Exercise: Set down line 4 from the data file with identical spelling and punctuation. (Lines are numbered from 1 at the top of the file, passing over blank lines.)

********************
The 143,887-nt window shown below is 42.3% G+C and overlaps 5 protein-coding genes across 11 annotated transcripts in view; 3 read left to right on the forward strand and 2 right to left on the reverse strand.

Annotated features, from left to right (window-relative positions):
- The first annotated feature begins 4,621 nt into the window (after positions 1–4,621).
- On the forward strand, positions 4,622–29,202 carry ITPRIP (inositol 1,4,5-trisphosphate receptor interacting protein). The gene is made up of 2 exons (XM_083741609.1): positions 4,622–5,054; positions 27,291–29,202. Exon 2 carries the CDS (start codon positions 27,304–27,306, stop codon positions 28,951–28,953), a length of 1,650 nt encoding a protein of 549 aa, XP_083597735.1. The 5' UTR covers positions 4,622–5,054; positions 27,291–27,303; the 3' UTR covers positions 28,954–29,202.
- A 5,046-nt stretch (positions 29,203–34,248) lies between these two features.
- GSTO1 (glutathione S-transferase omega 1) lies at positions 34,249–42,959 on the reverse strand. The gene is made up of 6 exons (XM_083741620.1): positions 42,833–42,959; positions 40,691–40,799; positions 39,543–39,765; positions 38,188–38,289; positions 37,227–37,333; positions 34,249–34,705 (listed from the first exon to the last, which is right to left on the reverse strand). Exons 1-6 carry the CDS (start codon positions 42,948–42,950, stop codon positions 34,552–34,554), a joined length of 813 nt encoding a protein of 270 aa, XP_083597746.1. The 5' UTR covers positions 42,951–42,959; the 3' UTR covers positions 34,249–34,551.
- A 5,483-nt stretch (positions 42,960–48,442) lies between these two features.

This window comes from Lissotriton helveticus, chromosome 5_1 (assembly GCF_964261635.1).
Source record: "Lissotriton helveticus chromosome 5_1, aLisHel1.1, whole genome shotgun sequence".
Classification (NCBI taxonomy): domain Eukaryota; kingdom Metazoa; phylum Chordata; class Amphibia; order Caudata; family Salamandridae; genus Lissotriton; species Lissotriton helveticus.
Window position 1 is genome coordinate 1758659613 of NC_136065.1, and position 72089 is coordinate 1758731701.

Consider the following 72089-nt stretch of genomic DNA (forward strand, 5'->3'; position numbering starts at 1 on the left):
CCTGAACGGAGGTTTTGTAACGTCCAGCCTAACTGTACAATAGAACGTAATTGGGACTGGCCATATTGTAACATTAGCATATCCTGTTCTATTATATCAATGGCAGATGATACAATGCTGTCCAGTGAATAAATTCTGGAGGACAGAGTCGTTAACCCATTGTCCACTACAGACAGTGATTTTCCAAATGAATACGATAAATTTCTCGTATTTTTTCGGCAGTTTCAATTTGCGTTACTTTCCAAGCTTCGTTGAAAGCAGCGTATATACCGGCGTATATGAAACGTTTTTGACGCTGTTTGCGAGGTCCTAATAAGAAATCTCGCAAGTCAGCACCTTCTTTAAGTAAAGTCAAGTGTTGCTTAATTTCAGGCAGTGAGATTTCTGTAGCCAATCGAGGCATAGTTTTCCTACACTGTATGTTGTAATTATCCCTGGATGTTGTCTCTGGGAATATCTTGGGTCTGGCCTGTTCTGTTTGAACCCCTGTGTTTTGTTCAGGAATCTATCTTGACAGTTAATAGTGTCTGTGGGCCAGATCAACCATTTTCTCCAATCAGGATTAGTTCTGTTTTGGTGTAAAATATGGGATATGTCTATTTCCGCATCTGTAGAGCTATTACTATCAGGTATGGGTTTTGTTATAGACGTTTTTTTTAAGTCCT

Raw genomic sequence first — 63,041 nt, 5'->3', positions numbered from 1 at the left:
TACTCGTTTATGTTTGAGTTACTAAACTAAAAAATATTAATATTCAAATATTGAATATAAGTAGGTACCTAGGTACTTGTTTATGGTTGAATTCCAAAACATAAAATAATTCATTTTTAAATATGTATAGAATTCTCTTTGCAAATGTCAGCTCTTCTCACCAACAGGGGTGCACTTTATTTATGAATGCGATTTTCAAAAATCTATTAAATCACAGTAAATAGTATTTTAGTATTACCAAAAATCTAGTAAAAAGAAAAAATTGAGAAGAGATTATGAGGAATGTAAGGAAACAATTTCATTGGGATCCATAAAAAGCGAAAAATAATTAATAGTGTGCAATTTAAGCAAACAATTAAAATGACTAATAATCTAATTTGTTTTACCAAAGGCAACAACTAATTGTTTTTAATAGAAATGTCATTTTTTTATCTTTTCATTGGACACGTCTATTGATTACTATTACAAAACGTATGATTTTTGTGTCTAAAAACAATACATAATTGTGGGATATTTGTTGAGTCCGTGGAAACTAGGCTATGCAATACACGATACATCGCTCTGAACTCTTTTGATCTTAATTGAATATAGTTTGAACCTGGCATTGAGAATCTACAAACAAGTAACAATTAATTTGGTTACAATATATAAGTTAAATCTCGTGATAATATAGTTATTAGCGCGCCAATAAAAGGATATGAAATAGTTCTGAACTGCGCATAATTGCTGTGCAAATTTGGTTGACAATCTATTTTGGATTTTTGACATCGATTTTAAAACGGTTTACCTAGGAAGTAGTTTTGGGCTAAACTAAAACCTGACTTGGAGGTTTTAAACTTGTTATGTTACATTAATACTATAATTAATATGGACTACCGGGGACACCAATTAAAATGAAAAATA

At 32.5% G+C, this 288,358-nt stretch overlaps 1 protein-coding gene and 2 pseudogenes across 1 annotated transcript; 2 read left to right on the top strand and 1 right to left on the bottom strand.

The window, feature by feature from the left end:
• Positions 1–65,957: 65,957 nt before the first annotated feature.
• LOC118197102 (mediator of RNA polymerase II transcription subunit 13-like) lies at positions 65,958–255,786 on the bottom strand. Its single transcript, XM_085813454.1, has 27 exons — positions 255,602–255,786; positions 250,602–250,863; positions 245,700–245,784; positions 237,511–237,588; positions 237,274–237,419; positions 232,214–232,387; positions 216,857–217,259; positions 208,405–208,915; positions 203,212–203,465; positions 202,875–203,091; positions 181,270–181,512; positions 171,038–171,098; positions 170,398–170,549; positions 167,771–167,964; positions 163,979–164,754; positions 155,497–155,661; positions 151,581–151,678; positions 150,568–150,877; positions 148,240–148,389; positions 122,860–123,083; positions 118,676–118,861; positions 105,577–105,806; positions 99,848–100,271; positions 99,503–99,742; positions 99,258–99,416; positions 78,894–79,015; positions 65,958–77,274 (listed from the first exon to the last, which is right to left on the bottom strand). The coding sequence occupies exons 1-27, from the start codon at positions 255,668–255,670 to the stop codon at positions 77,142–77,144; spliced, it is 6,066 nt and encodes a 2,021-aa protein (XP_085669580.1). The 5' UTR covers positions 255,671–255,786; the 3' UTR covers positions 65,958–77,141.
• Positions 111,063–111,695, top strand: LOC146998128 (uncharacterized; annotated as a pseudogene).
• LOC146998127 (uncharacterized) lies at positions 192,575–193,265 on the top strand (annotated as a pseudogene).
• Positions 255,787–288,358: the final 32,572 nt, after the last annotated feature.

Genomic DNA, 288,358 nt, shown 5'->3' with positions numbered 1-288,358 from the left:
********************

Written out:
- On the forward strand, positions 4,622–29,202 carry ITPRIP (inositol 1,4,5-trisphosphate receptor interacting protein). The gene is made up of 2 exons (XM_083741609.1): positions 4,622–5,054; positions 27,291–29,202. Exon 2 carries the CDS (start codon positions 27,304–27,306, stop codon positions 28,951–28,953), a length of 1,650 nt encoding a protein of 549 aa, XP_083597735.1. The 5' UTR covers positions 4,622–5,054; positions 27,291–27,303; the 3' UTR covers positions 28,954–29,202.